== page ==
You see, in California a lot of people learn to play hockey on pavement. There’s something fundamentally different in learning this way versus putting in time on a weather-laden, possibly dangerous, surface where all the guys played competitively in high school and a few laced ’em up in college. Hockey has an inherent pecking order much like a pride of lions feeding on a carcass. The tough, old guys get the most respect then it moves on down the line until you get to the new kid – he’s the son of one of the regulars and has been watching from the sidelines for a few years. In most cases his inclusion isn’t a function of skill. Usually when one of these kids enters the adult game, his speed, fitness and hand skills (plus his general youth!) are enough to school most of the folks out there. The bigger factor is the slippery slope of Respect. If the kid has none he’ll shoot too much, lift the puck off the ice too much, and showboat too much. He and, by association, his dad risk being banished from the pride. That’s how it is at Tim’s Pond and it adds a dimension to the sessions that is hard to find west of the Mississippi.


The best place to skate in this area is the Boca Reservoir. It’s the largest sheet of ice. It freezes relatively early because of Truckee’s colder temperatures. It’s easily accessible. On a given Sunday in a snowless December, you’ll probably find three rinks of folks playing puck. There will be dozens of people free skating toward the far shores. Someone spins donuts on a four-wheeler. Smoke from grills on the ice start smelling delicious around 11 and dogs clumsily visit every pod of folks – and bbq’s. Every now and then you’ll hear the wimpy whine of a single-prop as a local pilot lands somewhere on the huge sheet. It’s a classic California winter scene.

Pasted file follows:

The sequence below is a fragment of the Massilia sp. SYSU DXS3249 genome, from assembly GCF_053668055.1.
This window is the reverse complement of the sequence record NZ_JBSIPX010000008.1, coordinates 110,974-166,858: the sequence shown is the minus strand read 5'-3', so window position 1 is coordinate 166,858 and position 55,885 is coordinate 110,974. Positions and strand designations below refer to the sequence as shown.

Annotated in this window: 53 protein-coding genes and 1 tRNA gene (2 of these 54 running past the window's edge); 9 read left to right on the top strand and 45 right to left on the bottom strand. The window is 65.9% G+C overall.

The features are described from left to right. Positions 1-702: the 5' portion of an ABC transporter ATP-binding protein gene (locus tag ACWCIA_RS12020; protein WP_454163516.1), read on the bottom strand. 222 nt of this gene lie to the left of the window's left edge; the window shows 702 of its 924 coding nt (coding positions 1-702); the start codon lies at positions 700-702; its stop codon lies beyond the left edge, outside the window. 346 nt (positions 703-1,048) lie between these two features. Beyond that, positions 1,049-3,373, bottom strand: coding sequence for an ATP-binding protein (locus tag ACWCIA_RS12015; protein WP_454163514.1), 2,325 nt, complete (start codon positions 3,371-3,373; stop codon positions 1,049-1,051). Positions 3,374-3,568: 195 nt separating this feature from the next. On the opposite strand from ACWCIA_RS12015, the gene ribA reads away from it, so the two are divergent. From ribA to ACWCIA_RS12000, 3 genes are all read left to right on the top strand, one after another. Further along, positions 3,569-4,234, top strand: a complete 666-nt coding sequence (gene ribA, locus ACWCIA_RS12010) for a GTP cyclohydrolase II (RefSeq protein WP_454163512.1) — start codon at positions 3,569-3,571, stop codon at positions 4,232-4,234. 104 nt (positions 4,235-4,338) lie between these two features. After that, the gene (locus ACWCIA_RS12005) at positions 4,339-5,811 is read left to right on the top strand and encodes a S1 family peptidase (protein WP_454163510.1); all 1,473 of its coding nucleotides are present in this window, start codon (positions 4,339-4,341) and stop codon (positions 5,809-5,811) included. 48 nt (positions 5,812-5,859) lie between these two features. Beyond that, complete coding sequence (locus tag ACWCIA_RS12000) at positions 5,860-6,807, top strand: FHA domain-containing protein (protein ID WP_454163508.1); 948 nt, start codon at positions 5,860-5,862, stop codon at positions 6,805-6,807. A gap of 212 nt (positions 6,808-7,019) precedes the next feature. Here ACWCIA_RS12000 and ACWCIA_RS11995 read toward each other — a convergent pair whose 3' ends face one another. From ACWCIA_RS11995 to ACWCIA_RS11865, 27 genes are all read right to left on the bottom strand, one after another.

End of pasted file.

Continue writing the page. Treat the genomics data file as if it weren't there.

Other places people frequent on blades are Prossor Reservoir, the ponds in Coldstream Canyon, and because of its roadside visibility, the small pond in Tahoe Vista. Less popular spots are Tamarack Pond on top of Mt. Rose and Quail Lake up at Homewood. The most interesting ones are Cascade Lake south of Emerald Bay and Lake Tahoe itself. The irony of writing a skating story on Tahoe is that technically, it doesn’t freeze. Some manmade alterations to the shoreline occasionally allow for some pirouettes or a game of puck to break out. One of these is near the entrance to Blackwood Canyon, though it hasn’t happened in the last 15 years or so. Another one is the Tahoe Vista boat ramp. Given my penchant for belated winter preparations, I discovered this spot while bringing my Hobie Cat off the beach in November and having to break 3 inches of ice to get in the harbor.